When shopping for the big three, don’t rush.  Do the research, ask lots of questions, see what others are using and make a sound choice.  The big three should be those three pieces of gear that you keep the longest and will help you have the best backpacking or camping experience.

Have a Great Scouting Day!

Categories: Backpacking, camp skills, Camping, gear, Just fun | Tags: , , , , , , | 1 Comment

Going Camping

Merit Badges or Fun?Heading out into the woods this weekend with the Troop.  New Scout Patrol will be stepping off on the Trail to First Class, but not until after a fun morning on the range shooting Shot Guns.  Then the older guys will get to shoot all afternoon, but not until they develop some leadership skills in camp.  Modeling the Expected Behavior will be their theme for the weekend.
Weather calls for sun tomorrow.. we hope for the best.
So, I will let you all know how it goes on Sunday!
What are you up to this weekend?
Please share!
Have a Great Scouting Day!

Categories: camp skills, Camping, gear, Hammock, Just fun, Leadership, Scouting, Scoutmaster minute, Scouts, Skills, training | Tags: , , | 3 Comments

Frost Bite and Hypothermia

hypowrapWell, It snowed here in Oregon today.  The first real snow fall of the “Winter”.  And as much as we have already prepared for our winter camping experiences, the snow reminded me of the risk we accept when winter camping and more to the point the risk that we mitigate or manage through proper training and preparation.  First Aid is perhaps the most training we do to prepare for winter outings and we make sure that everyone going on the outing is versed in being prepared for cold weather injuries.
The scariest thing that I can think of in training first aid is Frost Bite and Hypothermia.  They can strike fast and have tremendous damaging effects if not prevented and once affected, treated.
As the snow fell today, I thought it would be good to refresh ourselves on those two cold weather injuries.
Frostbite mostly affects areas where the circulation is poor. Since cold weather will cause the body to take preventive measures by constricting (making smaller) the blood vessel, this opens the door to frostbite injuries.

Look for the 4 Ps of frostbite:
Pink – affected areas will be reddish in color. This is the first sign of frostbite.
Pain – affected areas will become painful.
Patches – white, waxy feeling patches show up – skin is dying.
Pricklies – the areas will then feel numb.

Tips to prevent frostbite:
Get to a warm area before frostbite sets in.  If it’s too cold outside, consider staying indoors.
Protect areas of poor circulation (ears, nose, fingers and toes).
Keep extra mittens and gloves in an area quickly accessible.
Wear larger sized mittens over your gloves.
Wear a scarf or gaiter to protect the chin, lips and cheeks. They are all extremely susceptible to frostbite.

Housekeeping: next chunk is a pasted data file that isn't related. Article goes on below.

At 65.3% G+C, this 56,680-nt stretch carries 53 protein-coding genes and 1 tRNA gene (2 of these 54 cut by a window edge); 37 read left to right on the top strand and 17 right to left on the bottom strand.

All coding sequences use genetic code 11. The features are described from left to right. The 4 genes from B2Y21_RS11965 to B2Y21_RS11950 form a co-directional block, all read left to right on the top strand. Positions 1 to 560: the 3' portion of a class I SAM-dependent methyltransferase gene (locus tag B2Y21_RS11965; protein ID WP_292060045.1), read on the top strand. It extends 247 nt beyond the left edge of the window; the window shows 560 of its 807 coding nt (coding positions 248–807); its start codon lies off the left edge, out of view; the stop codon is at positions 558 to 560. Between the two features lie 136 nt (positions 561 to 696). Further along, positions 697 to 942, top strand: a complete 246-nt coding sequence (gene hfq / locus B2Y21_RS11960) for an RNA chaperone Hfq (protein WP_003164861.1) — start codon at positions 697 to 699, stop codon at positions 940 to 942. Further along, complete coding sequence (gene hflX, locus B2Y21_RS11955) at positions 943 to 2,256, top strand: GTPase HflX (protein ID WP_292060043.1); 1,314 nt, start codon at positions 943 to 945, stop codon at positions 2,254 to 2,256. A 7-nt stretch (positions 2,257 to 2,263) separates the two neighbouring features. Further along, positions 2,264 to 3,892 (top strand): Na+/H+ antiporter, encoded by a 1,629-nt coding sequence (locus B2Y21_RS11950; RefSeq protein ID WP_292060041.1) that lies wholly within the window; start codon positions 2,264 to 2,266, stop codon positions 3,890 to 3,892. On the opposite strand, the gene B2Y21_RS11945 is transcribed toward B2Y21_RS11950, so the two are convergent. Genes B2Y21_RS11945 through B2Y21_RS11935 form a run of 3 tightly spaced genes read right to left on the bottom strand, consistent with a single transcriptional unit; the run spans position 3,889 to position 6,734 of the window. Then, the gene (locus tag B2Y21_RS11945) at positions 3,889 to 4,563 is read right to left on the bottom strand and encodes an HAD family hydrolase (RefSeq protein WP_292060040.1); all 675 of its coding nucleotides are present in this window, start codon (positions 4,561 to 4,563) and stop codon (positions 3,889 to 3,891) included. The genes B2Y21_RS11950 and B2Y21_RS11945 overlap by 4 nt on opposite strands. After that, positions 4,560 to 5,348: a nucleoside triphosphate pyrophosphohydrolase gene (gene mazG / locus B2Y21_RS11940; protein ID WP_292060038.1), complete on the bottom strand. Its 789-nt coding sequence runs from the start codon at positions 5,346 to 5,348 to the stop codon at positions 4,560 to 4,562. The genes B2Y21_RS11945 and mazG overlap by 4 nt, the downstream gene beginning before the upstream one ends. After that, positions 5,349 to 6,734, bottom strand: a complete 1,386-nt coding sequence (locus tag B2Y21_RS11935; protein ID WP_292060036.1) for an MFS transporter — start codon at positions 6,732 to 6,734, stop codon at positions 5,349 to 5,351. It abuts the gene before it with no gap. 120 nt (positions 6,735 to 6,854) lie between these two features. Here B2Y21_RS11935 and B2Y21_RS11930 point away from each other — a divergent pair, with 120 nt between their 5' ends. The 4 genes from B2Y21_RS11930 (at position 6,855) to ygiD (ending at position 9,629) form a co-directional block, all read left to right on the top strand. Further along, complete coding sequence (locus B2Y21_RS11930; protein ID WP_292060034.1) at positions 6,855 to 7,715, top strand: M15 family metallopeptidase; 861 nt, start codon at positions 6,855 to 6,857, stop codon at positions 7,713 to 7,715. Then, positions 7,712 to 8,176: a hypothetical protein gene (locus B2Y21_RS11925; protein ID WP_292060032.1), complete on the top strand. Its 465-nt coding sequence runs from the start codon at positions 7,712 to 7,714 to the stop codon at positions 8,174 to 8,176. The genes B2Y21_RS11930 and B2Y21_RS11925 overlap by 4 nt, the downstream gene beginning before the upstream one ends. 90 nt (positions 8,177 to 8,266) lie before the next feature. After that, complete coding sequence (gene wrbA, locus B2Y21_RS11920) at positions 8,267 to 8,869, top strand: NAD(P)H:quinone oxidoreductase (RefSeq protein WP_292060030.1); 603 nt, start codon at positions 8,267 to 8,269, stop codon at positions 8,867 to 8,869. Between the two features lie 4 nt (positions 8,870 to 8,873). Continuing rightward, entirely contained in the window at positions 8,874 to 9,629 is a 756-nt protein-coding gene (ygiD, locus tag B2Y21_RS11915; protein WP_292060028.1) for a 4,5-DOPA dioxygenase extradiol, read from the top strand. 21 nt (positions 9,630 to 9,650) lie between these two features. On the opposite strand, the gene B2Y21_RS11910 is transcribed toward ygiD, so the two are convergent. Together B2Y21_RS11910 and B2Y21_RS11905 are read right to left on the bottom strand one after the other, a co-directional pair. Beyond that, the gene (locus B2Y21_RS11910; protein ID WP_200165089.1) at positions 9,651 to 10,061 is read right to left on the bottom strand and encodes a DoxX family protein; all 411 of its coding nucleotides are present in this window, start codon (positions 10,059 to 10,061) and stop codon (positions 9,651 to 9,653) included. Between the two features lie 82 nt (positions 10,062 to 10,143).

Wear two pairs of socks – wool if possible
Keep feet warm and dry
Remove any wet clothing.

What to do in case of frostbite:
Do not rub or massage affected areas.  It may cause more damage.
NOT HOT – warm up the area slowly. Use warm compresses or your own body heat to re-warm the area. Underarms are a good place.
If toes or feet are frostbitten, try not to walk on them.
Seek immediate medical attention if you see white or grey colored patches or if the re-warmed area is numb.
Always be on the lookout for the symptoms of frostbite.  In case of serious cold weather injury, seek immediate medical attention.

Hypothermia
Whenever the body’s normal temperature becomes too low, hypothermia (hypo = low and thermia = temperature) occurs and will starve the brain of much-needed oxygen.  We experience hypothermia conditions when we engage in strenuous activity like hiking into camp, getting sweaty and then standing idle allowing the body to cool to fast.  During cold weather months, finding warmth can be the key to survival, but hypothermia can occur even during the hot days of July.  Swimming in cold water for a long period of time can induce hypothermia even in the hottest months of the year.  Remember, hypothermia can quickly become life-threatening.

Signs of Hypothermia
Look for the “UMBLES” from people affected by cold temperatures:
A person who mumbles;
A person who stumbles; and
A person who fumbles objects.

Tips to prevent Hypothermia
Wear clothes in layers: The under layer should be the insulating layer to prevent loss of your body heat while keeping the cold outside air away; the outer layer should be the “wind breaking” layer to reduce the chances of cold air reaching the insulating layer.
Drink warm fluids.
If you start to sweat, cool off a little. Wet clothes will accelerate other cold weather injuries.
Wear a hat – up to 40% of body heat loss can occur through the head.
Wear gloves or mittens or both!
Wear a scarf or gaiter to protect the chin, lips and cheeks – all are extremely susceptible to cold weather injuries.

What to do in case of Hypothermia
Remove wet clothing that promotes hypothermia.
Get to a warm place as soon as possible. Use several layers of blankets or sleeping bags, heated if possible.  Place the injured person in the Hypothermia Wrap.
If the person is alert, give warm beverages.
Seek immediate medical attention.
Always be on the lookout for signs of frostbite and hypothermia.  In case of serious cold weather injury, seek immediate medical attention.  Here is a quick video from Wilderness Medical Associates (WMA) that illustrates the Hypothermia Wrap.

BE PREPARED! We use the buddy system to watch out for each other! These two injuries are serious and can hurt you in the long-term.  Camping in the winter can be the funnest time of your Scouting life! But you have got to be prepared!